“It’s a clear case,” Alcuin once wrote to Charlemagne about winter portents, “because all the children know they’re sliding down into the valley; they’re all slipping on the same snow.” As baffling as I’ve always found that cryptic and much-debated statement, I do know this: “Quid Plura?” increased its readership in 2009, even though updates were sporadic and the content increasingly eccentric.
So whether you’re a new reader or an old one, I thank you for checking in—and for continuing to make this little site worth writing.
Without further ado, here’s the year in “Quid Plura?,” 2009 edition.
The year began with a surprising discovery: a medieval poem translated by both Langston Hughes and T.S. Eliot. (I could scarcely believe it myself.)
Most popular post of the year, without question: an appreciation of the Pogues.
“QP?” readers were also charmed by Anna Julia Cooper, the most inspiring medievalist you’ve never heard of.
Less popular, but still fun: praise for Christopher Logue’s pseudo-translation of Homer.
Of interest only to me, perhaps: connecting the banking crisis in Iceland to the medieval founders of Reykjavik.
Amid much fanfare, I invented a new soft drink: galangal ale.
Did Charlemagne say “to have another language is to possess a second soul”? Probably not, and I’m not sure the quip is even true.
Medievalism turned up in wonderful places: Polish medievalism in Central Park, Welsh medievalism on the National Mall, and Louisiana medievalism both unfiltered and filtered through Longfellow and represented by a riot of statues. Later, King Arthur reigned in suburban Virginia and hobbits were in grave danger in Ocean City, Maryland.
Oh, and we saw medievalism on General Hospital. (Seriously!)
Two Romanesque arches converged on a Maryland highway, and that, at least for bus passengers, has made all the difference.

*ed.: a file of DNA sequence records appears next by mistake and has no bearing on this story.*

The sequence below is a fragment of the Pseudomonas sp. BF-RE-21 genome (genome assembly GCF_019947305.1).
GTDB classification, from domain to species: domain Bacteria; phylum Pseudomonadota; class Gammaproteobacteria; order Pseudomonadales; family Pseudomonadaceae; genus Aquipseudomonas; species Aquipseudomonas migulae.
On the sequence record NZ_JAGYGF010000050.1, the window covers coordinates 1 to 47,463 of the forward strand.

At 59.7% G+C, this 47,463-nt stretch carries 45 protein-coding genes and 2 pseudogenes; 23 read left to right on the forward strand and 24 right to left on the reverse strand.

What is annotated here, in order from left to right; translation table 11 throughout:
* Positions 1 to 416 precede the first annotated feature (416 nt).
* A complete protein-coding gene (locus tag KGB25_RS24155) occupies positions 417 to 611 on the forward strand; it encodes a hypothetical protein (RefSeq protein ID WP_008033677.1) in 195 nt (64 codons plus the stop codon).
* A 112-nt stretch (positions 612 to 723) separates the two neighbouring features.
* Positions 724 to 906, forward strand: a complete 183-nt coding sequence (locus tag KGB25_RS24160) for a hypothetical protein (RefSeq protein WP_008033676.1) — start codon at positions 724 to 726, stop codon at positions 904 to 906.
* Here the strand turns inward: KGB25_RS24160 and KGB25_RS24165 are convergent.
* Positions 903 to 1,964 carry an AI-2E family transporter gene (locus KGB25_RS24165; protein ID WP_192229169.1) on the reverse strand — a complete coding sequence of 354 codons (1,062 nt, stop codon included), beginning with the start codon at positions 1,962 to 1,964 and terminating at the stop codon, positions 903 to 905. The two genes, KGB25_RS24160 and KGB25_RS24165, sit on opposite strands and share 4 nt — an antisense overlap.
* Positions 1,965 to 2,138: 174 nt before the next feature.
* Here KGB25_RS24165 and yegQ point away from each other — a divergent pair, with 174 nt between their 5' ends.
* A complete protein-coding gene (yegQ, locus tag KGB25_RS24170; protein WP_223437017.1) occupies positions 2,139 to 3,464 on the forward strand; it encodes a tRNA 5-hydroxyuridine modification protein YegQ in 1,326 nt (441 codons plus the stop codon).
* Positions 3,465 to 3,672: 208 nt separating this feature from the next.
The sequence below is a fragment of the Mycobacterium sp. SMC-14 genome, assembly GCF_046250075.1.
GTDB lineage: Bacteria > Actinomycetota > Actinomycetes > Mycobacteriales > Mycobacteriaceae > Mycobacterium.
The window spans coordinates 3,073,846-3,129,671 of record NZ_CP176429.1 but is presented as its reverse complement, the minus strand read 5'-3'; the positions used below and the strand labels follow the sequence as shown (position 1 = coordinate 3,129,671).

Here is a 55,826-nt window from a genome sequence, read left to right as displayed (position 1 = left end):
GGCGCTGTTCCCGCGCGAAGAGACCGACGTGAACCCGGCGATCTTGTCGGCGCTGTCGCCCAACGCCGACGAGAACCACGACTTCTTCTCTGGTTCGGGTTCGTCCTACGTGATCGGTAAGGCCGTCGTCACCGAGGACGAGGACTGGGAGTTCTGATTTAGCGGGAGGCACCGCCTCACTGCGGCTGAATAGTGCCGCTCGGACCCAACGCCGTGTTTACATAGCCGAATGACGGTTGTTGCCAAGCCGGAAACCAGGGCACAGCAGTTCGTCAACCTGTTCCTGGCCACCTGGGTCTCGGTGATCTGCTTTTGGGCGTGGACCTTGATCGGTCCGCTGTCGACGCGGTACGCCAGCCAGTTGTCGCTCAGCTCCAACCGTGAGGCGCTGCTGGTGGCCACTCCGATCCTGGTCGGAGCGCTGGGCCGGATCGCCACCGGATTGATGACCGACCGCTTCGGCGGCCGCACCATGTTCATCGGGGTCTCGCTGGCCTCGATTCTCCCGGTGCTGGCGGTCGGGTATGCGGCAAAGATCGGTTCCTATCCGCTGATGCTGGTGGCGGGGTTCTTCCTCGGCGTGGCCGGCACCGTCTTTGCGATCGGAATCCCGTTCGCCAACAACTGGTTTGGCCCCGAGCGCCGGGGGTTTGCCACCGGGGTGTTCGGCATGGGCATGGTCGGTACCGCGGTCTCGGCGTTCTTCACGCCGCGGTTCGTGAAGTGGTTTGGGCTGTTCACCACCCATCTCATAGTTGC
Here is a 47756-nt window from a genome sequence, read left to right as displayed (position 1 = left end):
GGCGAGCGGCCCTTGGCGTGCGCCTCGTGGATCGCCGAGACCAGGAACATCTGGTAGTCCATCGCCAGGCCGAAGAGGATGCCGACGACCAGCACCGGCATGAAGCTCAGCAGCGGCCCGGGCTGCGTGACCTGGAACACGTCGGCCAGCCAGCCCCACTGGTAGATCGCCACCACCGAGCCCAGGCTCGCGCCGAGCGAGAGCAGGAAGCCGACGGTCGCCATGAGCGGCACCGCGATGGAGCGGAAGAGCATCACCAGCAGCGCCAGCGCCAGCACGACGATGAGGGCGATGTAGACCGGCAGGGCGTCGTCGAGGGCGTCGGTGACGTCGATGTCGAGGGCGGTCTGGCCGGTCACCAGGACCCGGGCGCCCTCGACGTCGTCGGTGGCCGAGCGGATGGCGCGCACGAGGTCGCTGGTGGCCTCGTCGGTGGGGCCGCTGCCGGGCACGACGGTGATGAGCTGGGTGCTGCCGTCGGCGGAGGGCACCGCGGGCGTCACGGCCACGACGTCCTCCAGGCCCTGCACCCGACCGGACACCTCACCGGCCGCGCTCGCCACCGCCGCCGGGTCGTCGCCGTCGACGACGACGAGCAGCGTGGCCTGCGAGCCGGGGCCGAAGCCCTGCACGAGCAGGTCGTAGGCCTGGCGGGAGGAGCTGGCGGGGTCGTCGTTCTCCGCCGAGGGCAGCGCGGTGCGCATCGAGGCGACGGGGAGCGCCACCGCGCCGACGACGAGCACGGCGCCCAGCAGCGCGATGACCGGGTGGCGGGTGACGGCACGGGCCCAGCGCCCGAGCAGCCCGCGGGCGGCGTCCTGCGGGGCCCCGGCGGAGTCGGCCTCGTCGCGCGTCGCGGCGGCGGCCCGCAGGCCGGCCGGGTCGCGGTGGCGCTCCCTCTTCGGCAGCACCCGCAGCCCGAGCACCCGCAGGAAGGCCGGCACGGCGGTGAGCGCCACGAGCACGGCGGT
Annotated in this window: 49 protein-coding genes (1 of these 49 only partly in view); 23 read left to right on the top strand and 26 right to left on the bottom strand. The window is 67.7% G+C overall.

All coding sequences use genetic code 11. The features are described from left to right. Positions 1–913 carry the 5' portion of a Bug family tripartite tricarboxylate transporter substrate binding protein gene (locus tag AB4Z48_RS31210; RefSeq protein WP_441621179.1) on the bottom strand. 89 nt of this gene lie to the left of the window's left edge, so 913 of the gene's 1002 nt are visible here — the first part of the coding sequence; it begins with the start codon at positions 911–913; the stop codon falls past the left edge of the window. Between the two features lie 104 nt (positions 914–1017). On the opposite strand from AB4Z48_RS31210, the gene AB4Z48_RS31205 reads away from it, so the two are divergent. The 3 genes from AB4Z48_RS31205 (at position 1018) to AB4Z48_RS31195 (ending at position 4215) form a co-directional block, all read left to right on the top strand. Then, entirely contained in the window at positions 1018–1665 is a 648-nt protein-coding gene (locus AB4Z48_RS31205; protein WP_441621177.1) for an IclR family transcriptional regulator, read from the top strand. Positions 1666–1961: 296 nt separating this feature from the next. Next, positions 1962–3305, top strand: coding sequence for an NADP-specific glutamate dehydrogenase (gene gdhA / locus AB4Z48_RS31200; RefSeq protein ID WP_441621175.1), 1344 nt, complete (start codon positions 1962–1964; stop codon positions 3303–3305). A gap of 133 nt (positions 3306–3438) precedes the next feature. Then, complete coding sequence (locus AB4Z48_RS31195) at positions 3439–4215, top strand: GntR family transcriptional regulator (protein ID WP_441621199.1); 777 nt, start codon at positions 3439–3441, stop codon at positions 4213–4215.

Fortunately, the mass convergence for Obama’s inauguration didn’t turn out like Rome’s first Jubilee Year.
If you need an expert on Viking weapons and combat, then have I got a guy for you.
Much purchased, little read: Tolkien’s Legend of Sigurd and Gudrun and its Wagnerian connection.
Everyone praised The Brief Wondrous Life of Oscar Wao as a Dominican-American story, but it’s more than that: it’s also a New Jersey novel.
When you commit to reviewing all non-Prydain books by Lloyd Alexander, you get to read charming rarities like Janine is French.
When you’re preparing to teach Modern Science Fiction and Fantasy, old books scurry back into your life. You have to settle on teachable novels and stories and see Internet history in dog-eared pulps.
If you’re attuned to oddities, you’ll also find a long-dead science fiction writer forgotten by her alma mater.
What should you do if you spot a gargoyle on a neighbor’s roof? Why, you write a poem about the creature, of course. The same holds true if you meet a wild boar or eavesdrop on an octopus reassessing her love for a lobster.
Thanks for your eyeballs in 2009! Here’s to a prolific 2010.